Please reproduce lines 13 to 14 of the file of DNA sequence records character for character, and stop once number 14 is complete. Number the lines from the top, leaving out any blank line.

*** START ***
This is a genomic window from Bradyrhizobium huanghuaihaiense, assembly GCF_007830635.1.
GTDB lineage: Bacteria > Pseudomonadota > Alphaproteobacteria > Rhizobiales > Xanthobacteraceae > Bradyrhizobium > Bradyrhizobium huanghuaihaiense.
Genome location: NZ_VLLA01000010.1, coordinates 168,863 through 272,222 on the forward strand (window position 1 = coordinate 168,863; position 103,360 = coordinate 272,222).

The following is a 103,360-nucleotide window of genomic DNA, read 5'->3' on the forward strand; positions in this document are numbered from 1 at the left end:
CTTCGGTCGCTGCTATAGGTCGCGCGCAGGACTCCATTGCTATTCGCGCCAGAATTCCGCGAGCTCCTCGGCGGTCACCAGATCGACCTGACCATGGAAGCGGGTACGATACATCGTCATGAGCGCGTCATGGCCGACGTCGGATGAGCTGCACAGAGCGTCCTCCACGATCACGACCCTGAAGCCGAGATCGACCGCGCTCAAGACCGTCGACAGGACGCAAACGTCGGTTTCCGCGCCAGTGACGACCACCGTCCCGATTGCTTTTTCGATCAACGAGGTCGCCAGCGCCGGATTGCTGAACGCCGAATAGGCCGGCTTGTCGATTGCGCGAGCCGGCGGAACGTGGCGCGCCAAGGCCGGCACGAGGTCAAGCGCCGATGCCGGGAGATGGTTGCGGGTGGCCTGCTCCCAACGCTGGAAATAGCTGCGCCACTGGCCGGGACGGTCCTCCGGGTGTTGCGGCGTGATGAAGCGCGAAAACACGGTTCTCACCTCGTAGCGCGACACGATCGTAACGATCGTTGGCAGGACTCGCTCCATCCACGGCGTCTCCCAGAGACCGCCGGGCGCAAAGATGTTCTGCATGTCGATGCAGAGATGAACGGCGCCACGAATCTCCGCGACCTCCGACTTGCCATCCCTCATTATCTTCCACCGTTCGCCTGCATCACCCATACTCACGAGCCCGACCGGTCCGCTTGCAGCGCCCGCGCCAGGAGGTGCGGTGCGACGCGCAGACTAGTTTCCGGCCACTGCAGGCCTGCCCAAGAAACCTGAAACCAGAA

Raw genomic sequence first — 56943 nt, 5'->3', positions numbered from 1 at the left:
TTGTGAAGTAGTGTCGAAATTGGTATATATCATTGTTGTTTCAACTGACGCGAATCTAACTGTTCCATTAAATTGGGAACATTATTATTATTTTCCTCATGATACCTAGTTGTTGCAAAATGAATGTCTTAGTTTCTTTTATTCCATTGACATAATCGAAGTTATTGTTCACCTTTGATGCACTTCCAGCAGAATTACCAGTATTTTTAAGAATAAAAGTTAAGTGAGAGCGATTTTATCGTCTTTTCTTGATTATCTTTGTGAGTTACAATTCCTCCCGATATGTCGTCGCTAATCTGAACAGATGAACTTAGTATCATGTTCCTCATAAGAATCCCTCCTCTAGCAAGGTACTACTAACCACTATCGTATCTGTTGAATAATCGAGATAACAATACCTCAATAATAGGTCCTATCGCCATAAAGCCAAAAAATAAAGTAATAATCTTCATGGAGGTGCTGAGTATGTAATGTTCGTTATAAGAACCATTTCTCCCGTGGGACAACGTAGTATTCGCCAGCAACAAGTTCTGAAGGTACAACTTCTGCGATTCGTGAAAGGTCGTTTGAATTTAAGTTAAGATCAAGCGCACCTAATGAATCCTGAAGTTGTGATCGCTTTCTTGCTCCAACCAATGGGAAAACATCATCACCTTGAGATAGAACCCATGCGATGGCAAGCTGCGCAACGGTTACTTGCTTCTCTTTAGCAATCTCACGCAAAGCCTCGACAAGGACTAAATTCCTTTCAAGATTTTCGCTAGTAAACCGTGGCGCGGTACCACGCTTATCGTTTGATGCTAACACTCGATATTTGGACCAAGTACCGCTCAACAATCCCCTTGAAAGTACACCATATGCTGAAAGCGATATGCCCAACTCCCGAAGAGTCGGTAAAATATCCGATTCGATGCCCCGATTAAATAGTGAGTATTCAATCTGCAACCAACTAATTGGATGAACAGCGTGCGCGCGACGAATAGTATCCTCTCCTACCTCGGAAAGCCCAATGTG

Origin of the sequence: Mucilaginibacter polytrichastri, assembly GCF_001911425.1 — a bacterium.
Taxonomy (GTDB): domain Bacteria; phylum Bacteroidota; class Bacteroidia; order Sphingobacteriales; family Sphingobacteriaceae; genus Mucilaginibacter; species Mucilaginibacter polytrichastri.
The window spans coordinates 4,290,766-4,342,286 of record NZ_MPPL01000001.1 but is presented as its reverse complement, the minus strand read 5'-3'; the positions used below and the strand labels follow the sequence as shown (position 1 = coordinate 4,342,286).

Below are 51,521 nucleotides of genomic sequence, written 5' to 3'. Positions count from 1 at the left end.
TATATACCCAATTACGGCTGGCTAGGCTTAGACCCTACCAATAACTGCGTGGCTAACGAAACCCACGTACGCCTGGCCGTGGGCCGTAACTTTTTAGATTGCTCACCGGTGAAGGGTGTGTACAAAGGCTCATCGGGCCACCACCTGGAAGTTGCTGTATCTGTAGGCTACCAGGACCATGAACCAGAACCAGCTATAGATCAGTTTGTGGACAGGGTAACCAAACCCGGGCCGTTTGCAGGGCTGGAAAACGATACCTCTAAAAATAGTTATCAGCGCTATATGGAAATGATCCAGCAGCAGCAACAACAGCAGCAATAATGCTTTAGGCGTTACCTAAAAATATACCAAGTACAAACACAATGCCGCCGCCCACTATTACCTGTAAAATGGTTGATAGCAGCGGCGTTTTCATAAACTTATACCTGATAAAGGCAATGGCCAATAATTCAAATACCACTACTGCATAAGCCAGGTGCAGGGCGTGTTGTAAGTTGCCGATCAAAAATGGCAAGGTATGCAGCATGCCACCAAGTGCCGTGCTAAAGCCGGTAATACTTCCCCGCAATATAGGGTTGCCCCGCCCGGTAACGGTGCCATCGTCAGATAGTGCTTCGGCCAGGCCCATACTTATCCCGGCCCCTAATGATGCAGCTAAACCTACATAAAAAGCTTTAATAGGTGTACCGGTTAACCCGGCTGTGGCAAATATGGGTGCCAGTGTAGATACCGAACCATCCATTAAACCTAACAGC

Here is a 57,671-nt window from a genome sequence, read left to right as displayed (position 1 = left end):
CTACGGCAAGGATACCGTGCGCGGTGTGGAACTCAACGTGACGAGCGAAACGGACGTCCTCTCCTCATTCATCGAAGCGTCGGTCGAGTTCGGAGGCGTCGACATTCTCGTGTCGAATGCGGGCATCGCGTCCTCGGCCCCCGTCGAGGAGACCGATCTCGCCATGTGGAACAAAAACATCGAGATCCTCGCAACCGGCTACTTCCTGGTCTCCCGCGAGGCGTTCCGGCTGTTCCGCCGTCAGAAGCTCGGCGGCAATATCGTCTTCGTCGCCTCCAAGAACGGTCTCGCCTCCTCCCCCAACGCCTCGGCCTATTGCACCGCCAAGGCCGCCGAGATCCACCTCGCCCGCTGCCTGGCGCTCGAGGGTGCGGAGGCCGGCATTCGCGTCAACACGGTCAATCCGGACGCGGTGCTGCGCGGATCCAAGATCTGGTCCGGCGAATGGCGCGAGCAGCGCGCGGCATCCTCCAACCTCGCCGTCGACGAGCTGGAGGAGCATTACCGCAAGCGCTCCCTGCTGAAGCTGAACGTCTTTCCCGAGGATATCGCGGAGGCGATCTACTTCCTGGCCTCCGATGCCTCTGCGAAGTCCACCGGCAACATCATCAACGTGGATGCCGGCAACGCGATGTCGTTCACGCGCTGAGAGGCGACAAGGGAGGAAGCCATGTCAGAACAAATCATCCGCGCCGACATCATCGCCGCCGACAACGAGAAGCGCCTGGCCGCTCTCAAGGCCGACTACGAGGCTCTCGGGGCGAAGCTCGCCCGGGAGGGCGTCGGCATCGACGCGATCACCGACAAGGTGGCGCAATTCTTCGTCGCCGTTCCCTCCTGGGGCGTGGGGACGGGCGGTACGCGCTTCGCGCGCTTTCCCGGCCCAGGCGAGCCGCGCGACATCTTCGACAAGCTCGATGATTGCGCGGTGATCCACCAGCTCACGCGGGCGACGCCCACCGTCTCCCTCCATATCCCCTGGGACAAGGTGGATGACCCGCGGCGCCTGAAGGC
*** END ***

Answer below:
Here is a 57,671-nt window from a genome sequence, read left to right as displayed (position 1 = left end):
CTACGGCAAGGATACCGTGCGCGGTGTGGAACTCAACGTGACGAGCGAAACGGACGTCCTCTCCTCATTCATCGAAGCGTCGGTCGAGTTCGGAGGCGTCGACATTCTCGTGTCGAATGCGGGCATCGCGTCCTCGGCCCCCGTCGAGGAGACCGATCTCGCCATGTGGAACAAAAACATCGAGATCCTCGCAACCGGCTACTTCCTGGTCTCCCGCGAGGCGTTCCGGCTGTTCCGCCGTCAGAAGCTCGGCGGCAATATCGTCTTCGTCGCCTCCAAGAACGGTCTCGCCTCCTCCCCCAACGCCTCGGCCTATTGCACCGCCAAGGCCGCCGAGATCCACCTCGCCCGCTGCCTGGCGCTCGAGGGTGCGGAGGCCGGCATTCGCGTCAACACGGTCAATCCGGACGCGGTGCTGCGCGGATCCAAGATCTGGTCCGGCGAATGGCGCGAGCAGCGCGCGGCATCCTCCAACCTCGCCGTCGACGAGCTGGAGGAGCATTACCGCAAGCGCTCCCTGCTGAAGCTGAACGTCTTTCCCGAGGATATCGCGGAGGCGATCTACTTCCTGGCCTCCGATGCCTCTGCGAAGTCCACCGGCAACATCATCAACGTGGATGCCGGCAACGCGATGTCGTTCACGCGCTGAGAGGCGACAAGGGAGGAAGCCATGTCAGAACAAATCATCCGCGCCGACATCATCGCCGCCGACAACGAGAAGCGCCTGGCCGCTCTCAAGGCCGACTACGAGGCTCTCGGGGCGAAGCTCGCCCGGGAGGGCGTCGGCATCGACGCGATCACCGACAAGGTGGCGCAATTCTTCGTCGCCGTTCCCTCCTGGGGCGTGGGGACGGGCGGTACGCGCTTCGCGCGCTTTCCCGGCCCAGGCGAGCCGCGCGACATCTTCGACAAGCTCGATGATTGCGCGGTGATCCACCAGCTCACGCGGGCGACGCCCACCGTCTCCCTCCATATCCCCTGGGACAAGGTGGATGACCCGCGGCGCCTGAAGGC